Miami Gardens / Opa-locka

Opa-locka

Opa-locka commissioners discuss their role in running city

 

ldixon@MiamiHerald.com

As Opa-locka city commissioners discussed the agenda at their meeting Wednesday, the mayor and a few commissioners worried that some proposed resolutions would interfere with the city manager’s job.

Commissioner Dorothy Johnson sponsored nine resolutions, including a proposed freeze on hiring, moving payroll functions from one department to another and blocking financial solicitation by city employees for city events.

Mayor Myra Taylor asked City Attorney Joseph Geller if any of the resolutions raised ethics violations. Geller said he never signs agenda items if he believes they’re illegal or would violate Miami-Dade County’s ethics laws.

“If I think something is illegal, if it’s apparent to me that it is not within the lawful authority to adopt or discuss something, I will not sign it,” Geller said.

Opa-locka’s charter defines the city manager as “ the chief administrative officer of the city.”

Commissioner Johnson said she proposed a hiring freeze, which was also considered in 2009, because city leaders have placed an emphasis on avoiding a budget gap at the end of the fiscal year.

“We’re responsible for the budget here in the city, and when the problem comes, they’re going to come to us, they’re not going to go to the manager or to anybody else,” Commissioner Luis Santiago said.

Johnson chose to defer the resolution along with three others. Most notably she deferred her resolution to ban texting while driving by city employees on city business.

Taylor agreed with the ban on texting, to fit in with Florida law that bans texting while driving, but said the resolution was overstepping the commission’s duties.

“We’re not mini-managers, we’re legislators for capital improvement and development, so why are we bothering with the phone?” Taylor said.

Johnson said her intent was to reinforce the state law and make a statement. She said she would bring the resolution back to specify the language and to focus solely on the texting ban.

The resolution to move payroll operations from the city’s human resources department to finance was also deferred. An auditor suggested the city needed to make the process “smoother” to avoid issues, according to City Manager Kelvin Baker. Commissioner Johnson proposed that Baker would have to have a plan in place by March 14.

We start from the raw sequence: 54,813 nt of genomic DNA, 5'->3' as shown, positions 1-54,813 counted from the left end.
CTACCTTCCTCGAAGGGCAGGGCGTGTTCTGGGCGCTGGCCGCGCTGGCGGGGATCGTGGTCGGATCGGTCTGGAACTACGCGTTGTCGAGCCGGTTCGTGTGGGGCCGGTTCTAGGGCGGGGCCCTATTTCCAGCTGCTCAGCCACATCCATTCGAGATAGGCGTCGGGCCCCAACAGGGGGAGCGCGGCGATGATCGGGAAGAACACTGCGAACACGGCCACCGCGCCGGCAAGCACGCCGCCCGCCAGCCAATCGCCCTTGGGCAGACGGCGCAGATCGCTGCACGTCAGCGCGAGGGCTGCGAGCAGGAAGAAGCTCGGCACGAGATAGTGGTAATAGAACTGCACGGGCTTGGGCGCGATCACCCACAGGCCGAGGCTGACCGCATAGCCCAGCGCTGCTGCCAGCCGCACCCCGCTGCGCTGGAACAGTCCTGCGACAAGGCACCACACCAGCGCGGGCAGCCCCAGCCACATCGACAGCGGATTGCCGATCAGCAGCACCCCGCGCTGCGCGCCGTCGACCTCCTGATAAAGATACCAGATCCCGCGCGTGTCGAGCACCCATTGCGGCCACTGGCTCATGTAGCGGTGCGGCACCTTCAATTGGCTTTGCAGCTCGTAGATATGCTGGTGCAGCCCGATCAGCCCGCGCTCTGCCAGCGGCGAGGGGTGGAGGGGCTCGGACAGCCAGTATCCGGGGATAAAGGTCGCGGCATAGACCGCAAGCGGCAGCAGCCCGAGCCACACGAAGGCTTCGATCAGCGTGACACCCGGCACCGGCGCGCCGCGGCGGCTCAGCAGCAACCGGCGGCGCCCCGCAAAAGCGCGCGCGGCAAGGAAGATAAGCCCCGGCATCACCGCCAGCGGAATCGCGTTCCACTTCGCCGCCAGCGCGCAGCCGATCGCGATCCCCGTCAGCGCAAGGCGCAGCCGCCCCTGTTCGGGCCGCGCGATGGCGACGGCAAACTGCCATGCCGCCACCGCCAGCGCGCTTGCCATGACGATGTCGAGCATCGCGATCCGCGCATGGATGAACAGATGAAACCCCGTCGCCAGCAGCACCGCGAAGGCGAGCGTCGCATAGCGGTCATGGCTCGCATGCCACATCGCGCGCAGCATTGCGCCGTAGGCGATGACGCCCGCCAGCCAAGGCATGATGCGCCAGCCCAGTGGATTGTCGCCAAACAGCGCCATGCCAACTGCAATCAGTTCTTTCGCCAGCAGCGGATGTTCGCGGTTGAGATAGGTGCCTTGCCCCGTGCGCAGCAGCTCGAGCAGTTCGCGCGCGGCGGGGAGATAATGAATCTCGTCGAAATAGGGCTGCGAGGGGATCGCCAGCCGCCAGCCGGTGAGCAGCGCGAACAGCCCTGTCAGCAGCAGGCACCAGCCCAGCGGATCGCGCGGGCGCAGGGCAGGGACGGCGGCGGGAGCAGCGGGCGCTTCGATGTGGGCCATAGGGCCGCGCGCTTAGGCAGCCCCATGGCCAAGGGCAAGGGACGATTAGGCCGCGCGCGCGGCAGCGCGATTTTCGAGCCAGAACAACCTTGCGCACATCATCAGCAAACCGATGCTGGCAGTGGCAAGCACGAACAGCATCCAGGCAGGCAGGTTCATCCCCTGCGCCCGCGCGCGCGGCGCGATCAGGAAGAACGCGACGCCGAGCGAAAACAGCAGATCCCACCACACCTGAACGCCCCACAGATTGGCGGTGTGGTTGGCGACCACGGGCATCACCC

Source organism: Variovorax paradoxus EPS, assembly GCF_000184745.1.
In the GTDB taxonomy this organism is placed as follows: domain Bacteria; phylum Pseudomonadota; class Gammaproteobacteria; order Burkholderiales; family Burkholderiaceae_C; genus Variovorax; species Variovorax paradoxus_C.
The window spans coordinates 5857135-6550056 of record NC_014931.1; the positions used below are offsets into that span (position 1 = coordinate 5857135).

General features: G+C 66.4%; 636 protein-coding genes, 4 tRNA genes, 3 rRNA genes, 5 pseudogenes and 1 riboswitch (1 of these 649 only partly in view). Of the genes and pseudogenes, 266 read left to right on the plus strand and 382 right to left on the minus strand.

Vice Mayor Joseph Kelley also deferred an item on adding exercise equipment to the Sherbondy Village community center at a cost of up to $88,000. The commissioners appeared to agree that if additional funds were left over after adding the equipment, they should go toward supporting new and proposed parks in the city’s Magnolia North neighborhood.

In other news at the meeting, the city manager said the city is in the midst of interviewing candidates for a risk manager position, and he hopes to have someone in place by the Feb. 5 commission meeting. The position was supposed to be filled by Jan. 1.

The city, after nearly losing liability insurance coverage, was required by the Florida League of Cities to hire a risk manager, conduct training and have quarterly safety meetings with department heads.

David Lodwick, the League’s director of trust services, said in a letter that, “The city has a significantly deteriorated loss experience over the last five years to the point of raising serious concern.”

Baker also reported the city will be putting out bids for construction contractors on the city’s Historic City Hall project in the coming week.

The commission also voted to approve grants the city received from the U.S. Justice Department and the Florida Department of Juvenile Justice for the Cops Hiring program and to aid summer camp and after school programs in the city. The grants total more than $280,000 over three years.

Residents and city leaders also gave a standing ovation to Howard Brown, the city’s planning and community development director, as it was his last meeting with the city.

Brown will be leaving the city to become city manager of Muskogee, Okla. He described his time in Opa-locka as tremendous, and offered to assist the city even in his new capacity.

“While my head will be in Oklahoma, my heart will be in Opa-locka,” said Brown.

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